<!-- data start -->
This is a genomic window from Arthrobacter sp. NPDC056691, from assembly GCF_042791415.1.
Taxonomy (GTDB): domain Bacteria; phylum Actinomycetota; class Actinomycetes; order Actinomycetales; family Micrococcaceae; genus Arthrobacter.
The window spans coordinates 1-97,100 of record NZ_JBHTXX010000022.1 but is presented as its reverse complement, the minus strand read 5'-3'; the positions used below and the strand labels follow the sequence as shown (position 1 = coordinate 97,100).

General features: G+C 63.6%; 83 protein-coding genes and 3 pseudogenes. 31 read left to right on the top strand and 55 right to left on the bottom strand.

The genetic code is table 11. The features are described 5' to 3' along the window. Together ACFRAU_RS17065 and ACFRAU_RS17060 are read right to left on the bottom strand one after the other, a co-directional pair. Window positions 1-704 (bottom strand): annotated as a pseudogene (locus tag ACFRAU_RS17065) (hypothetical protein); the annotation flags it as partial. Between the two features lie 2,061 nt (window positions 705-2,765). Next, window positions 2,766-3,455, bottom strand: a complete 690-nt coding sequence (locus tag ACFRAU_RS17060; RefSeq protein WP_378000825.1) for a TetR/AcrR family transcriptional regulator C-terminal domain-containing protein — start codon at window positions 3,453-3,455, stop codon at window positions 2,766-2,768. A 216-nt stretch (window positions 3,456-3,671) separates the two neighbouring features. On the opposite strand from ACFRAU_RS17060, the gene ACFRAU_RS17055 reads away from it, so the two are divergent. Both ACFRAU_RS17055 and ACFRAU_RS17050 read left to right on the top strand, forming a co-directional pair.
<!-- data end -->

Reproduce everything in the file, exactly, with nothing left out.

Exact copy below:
This is a genomic window from Arthrobacter sp. NPDC056691, from assembly GCF_042791415.1.
Taxonomy (GTDB): domain Bacteria; phylum Actinomycetota; class Actinomycetes; order Actinomycetales; family Micrococcaceae; genus Arthrobacter.
The window spans coordinates 1-97,100 of record NZ_JBHTXX010000022.1 but is presented as its reverse complement, the minus strand read 5'-3'; the positions used below and the strand labels follow the sequence as shown (position 1 = coordinate 97,100).

General features: G+C 63.6%; 83 protein-coding genes and 3 pseudogenes. 31 read left to right on the top strand and 55 right to left on the bottom strand.

The genetic code is table 11. The features are described 5' to 3' along the window. Together ACFRAU_RS17065 and ACFRAU_RS17060 are read right to left on the bottom strand one after the other, a co-directional pair. Window positions 1-704 (bottom strand): annotated as a pseudogene (locus tag ACFRAU_RS17065) (hypothetical protein); the annotation flags it as partial. Between the two features lie 2,061 nt (window positions 705-2,765). Next, window positions 2,766-3,455, bottom strand: a complete 690-nt coding sequence (locus tag ACFRAU_RS17060; RefSeq protein WP_378000825.1) for a TetR/AcrR family transcriptional regulator C-terminal domain-containing protein — start codon at window positions 3,453-3,455, stop codon at window positions 2,766-2,768. A 216-nt stretch (window positions 3,456-3,671) separates the two neighbouring features. On the opposite strand from ACFRAU_RS17060, the gene ACFRAU_RS17055 reads away from it, so the two are divergent. Both ACFRAU_RS17055 and ACFRAU_RS17050 read left to right on the top strand, forming a co-directional pair.